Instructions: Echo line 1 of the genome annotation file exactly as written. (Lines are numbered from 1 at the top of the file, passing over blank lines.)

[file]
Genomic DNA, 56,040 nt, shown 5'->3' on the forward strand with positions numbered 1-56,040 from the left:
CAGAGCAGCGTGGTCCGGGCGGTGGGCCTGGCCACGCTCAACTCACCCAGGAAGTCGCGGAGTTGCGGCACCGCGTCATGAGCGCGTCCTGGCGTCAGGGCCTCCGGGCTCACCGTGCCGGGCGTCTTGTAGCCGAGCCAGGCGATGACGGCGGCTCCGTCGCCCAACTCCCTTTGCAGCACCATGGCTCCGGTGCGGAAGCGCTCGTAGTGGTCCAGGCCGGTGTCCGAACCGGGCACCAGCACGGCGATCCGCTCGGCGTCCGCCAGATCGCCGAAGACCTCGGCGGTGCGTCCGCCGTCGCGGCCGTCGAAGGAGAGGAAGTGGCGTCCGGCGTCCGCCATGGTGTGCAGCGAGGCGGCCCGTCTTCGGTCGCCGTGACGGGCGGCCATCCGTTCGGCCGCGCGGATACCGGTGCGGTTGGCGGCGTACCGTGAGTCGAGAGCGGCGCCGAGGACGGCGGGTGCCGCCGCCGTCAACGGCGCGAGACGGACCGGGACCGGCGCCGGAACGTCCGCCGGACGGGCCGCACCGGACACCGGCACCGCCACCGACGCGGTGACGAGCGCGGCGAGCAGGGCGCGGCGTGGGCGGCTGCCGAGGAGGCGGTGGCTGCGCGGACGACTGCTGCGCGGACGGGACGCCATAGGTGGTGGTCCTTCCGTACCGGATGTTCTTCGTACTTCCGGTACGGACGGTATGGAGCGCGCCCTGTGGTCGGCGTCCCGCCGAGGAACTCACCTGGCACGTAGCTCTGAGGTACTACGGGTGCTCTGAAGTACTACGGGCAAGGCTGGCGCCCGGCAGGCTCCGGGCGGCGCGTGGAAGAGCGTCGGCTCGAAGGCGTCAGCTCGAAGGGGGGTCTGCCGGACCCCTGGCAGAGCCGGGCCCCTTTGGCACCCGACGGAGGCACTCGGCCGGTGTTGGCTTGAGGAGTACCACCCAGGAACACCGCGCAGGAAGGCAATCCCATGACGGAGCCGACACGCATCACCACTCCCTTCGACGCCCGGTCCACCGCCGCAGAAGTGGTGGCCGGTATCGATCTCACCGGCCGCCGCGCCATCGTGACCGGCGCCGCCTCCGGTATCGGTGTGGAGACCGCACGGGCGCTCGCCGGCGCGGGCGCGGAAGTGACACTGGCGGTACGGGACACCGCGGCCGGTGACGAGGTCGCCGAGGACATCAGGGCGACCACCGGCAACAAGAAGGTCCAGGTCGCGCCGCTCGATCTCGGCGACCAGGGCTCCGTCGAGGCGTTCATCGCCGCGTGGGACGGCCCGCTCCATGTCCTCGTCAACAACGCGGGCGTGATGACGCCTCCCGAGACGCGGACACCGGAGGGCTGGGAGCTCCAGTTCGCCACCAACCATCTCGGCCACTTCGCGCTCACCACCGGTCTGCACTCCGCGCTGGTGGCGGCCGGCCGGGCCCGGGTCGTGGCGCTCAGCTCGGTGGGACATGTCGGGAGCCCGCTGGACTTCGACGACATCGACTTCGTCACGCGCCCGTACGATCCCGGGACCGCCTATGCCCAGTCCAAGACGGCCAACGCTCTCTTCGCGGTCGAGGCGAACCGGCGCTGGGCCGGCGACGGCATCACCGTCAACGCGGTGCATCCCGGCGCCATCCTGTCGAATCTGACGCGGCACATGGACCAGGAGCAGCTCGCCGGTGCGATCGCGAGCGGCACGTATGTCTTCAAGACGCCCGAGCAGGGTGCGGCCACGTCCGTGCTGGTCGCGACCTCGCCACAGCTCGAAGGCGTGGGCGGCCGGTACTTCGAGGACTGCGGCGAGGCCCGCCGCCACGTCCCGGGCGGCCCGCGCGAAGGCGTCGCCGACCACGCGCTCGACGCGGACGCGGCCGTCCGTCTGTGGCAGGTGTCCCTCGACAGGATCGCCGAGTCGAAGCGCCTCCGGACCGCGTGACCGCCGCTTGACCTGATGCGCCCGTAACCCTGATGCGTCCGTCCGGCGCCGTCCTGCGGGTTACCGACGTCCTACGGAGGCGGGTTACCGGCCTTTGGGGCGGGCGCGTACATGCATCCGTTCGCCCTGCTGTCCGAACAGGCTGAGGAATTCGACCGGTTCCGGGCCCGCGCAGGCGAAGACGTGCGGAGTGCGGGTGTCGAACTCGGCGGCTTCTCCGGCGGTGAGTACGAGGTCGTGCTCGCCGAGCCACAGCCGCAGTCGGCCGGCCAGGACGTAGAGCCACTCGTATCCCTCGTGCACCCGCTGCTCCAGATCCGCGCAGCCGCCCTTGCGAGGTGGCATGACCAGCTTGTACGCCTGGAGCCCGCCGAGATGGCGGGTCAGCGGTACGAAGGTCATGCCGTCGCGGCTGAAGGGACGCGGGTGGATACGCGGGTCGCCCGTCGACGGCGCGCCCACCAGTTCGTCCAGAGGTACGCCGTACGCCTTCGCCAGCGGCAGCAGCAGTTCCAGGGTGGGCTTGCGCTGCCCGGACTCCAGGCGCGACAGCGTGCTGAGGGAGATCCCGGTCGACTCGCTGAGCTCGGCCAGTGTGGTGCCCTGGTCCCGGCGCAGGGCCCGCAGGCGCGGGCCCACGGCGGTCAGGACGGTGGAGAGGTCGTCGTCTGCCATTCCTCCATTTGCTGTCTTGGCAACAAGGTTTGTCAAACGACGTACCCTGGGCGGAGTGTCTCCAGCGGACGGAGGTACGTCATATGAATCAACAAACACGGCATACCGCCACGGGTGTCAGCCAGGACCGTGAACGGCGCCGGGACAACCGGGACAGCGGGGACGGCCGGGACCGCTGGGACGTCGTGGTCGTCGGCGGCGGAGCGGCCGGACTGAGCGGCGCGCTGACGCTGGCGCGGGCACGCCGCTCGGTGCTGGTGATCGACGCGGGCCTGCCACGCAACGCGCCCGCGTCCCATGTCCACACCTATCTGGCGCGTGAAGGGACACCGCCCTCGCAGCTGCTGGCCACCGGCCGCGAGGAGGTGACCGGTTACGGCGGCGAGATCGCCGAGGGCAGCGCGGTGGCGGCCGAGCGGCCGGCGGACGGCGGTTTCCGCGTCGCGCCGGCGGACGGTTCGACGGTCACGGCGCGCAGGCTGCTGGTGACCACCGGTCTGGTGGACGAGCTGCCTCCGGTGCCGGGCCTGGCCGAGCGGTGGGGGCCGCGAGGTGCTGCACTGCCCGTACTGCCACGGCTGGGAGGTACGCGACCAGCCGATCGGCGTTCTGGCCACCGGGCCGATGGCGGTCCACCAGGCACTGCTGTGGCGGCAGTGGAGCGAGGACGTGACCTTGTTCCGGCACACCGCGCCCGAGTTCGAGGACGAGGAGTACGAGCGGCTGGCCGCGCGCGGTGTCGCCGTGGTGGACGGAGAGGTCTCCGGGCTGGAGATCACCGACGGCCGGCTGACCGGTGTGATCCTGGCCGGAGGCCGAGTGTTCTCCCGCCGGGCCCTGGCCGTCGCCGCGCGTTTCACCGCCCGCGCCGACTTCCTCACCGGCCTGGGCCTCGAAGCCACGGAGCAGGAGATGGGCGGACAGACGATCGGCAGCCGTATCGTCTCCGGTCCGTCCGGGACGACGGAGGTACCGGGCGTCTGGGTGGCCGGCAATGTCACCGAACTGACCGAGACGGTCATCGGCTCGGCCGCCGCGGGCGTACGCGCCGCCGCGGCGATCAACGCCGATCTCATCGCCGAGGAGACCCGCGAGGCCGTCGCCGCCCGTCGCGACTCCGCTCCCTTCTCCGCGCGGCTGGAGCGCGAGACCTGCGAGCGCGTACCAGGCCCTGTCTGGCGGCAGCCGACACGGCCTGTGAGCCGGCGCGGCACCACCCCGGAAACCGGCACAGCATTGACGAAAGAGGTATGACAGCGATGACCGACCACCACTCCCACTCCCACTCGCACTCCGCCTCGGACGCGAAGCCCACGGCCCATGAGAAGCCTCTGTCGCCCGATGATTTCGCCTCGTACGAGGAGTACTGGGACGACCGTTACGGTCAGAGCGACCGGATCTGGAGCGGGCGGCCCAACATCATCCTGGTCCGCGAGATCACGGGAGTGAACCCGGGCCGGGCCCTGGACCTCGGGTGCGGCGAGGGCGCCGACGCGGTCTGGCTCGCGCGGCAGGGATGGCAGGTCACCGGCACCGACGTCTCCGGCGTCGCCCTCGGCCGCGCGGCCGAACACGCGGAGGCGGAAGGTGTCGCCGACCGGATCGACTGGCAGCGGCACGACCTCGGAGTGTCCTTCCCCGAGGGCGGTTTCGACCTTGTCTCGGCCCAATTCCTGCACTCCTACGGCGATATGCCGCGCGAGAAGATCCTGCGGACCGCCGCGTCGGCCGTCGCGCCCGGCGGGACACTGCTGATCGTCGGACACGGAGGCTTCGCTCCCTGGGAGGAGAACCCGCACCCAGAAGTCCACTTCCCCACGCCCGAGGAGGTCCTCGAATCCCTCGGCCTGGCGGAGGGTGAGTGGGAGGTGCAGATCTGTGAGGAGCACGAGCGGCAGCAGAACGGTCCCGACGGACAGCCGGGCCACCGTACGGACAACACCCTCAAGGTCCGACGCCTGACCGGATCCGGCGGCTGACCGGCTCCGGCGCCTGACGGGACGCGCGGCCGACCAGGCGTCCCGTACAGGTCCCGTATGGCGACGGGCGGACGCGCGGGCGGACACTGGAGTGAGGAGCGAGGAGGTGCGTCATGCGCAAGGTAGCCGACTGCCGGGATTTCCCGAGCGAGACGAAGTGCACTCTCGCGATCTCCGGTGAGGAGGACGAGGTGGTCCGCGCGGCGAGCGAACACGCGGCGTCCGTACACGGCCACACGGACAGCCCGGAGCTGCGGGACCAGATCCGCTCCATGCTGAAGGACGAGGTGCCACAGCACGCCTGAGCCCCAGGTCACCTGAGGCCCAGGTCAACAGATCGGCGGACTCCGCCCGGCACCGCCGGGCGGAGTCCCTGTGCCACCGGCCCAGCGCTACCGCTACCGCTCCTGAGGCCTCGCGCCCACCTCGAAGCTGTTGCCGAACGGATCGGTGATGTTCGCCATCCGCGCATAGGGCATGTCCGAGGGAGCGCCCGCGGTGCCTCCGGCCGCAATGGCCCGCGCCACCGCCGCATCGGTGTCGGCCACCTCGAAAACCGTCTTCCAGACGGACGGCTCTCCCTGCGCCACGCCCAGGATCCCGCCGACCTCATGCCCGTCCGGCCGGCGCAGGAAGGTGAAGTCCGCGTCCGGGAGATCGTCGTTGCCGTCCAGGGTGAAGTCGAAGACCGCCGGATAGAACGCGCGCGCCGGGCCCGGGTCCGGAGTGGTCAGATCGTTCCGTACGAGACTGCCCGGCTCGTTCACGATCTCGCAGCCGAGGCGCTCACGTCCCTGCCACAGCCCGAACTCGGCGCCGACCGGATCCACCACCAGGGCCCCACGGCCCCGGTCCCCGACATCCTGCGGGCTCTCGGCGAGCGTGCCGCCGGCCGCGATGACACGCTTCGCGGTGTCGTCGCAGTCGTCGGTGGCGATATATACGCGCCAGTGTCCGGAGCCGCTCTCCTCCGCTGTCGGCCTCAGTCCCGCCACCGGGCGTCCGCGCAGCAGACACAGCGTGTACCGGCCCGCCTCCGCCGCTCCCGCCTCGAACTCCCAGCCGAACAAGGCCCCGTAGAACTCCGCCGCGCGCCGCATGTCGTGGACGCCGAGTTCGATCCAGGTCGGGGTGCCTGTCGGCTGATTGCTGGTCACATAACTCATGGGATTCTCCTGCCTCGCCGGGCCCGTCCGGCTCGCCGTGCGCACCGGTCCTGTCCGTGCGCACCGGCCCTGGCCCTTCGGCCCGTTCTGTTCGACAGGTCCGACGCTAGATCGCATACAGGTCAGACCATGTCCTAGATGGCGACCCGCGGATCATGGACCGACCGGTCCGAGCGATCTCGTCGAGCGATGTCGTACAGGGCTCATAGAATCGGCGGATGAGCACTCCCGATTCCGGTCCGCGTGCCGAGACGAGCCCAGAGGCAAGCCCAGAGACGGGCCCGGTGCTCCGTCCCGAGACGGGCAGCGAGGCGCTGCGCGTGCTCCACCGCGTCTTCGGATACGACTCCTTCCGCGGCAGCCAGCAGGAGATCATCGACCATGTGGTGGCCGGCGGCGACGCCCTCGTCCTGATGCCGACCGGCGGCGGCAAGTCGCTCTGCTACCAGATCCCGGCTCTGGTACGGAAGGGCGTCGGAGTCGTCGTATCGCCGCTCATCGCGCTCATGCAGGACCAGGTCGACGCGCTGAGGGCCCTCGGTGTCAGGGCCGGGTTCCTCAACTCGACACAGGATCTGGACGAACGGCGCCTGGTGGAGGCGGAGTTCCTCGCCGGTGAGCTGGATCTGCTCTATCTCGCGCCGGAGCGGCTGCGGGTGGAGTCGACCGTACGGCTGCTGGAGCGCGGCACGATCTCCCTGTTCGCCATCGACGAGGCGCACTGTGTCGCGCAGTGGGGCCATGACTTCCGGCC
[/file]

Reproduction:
Genomic DNA, 56,040 nt, shown 5'->3' on the forward strand with positions numbered 1-56,040 from the left: